Breast rash: Causes, Symptoms & Treatment

picture of Breast rash


What is Breast rash?

Rash is a symptom that causes the affected area of skin to turn red and blotchy, and to swell. The rash may cause spots that are bumpy, scaly, flaky, or filled with pus. Rashes can vary in location, pattern and extent and may occur in any area of the body. A breast rash can have a variety of causes, and it may indicate something occurring in the breast itself or suggest a systemic (body-wide) condition.

picture of Breast rash

Contact dermatitis (skin inflammation) is caused by an adverse reaction something that touches the skin, including chemicals found in detergent, soap or a fragrance. For example, you may develop a rash on your breast from wearing a shirt that was washed with a particular detergent or treated with a chemical. Metal, such as a necklace rubbing against your chest, can cause a breast rash. Other forms of contact dermatitis include exposure to certain plants, such as poison oak or ivy, an animal bite, or an insect sting. Allergies to foods, for example, peanuts, shellfish, strawberries or avocados, can also cause a breast rash.

Causes of Breast rash

Most breast rashes have the same causes as rashes occurring elsewhere on the body. Some rashes occur only on the breast.

Causes of rash that occur only on the breast may include:

  1. Breast abscess
  2. Inflammatory breast cancer
  3. Mammary duct ectasia
  4. Mastitis an infection in breast tissue that most commonly affects women who are breast-feeding
  5. Nipple dermatitis
  6. Nipple piercings or other body art, such as tattooing
  7. Paget’s disease of the breast
  8. Radiation dermatitis

General causes of rash that can affect any part of the body, including the breast, include:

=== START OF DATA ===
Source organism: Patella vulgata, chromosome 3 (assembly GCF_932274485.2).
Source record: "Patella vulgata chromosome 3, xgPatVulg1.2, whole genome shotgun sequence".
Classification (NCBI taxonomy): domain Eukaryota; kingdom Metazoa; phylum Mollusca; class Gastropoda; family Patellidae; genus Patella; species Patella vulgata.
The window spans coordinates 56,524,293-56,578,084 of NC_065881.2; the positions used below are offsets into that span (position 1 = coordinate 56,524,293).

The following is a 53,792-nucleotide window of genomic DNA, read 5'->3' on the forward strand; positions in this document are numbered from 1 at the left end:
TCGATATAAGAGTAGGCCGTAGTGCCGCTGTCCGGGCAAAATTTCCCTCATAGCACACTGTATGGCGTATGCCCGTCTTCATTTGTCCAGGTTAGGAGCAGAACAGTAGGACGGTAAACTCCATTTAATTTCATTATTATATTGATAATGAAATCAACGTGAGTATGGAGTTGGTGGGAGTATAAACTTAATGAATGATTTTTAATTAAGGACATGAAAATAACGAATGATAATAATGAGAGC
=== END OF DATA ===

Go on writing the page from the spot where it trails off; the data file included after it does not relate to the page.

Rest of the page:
1. Atopic dermatitis (eczema)
  2. Candidiasis (especially under the breasts)
  3. Cellulitis (a skin infection)
  4. Dermatitis
  5. Hives and angioedema
  6. Psoriasis
  7. Scabies
  8. Seborrheic dermatitis

Treatment of Breast Rash

Treatment of a breast rash is dependent on the type of rash and causative condition. It may involve a combination of topical applications (cream, lotions, gels and medicated soaps), oral medication (tablets and capsules) and additional therapies such as PUVA light therapy. Therefore treatment measures may differ and it is important to first seek professional advice about the breast skin rash. Some of the general measures to prevent the rash from worsening includes :

  • Using loose fitting undergarments and clothing.
  • Discontinue any soaps, shampoos or body lotions that may irritate the skin particularly if it is scented.
  • Using a suitable hypoallergenic emollient (barrier cream) to protect the affected skin from the environment.
  • Avoid scratching as far as possible as this aggravates any condition and can lead to secondary bacterial infections. Keep the nails short and apply thick applications like petroleum jelly at night to avoid abrasion of the skin with unintentional scratching during sleep.
  • Always use the treatment prescribed by a doctor. Over-the-counter and prescription medication or applications can be helpful but could mask the condition and worsen it in the long run if it was not specifically prescribed for the condition in question.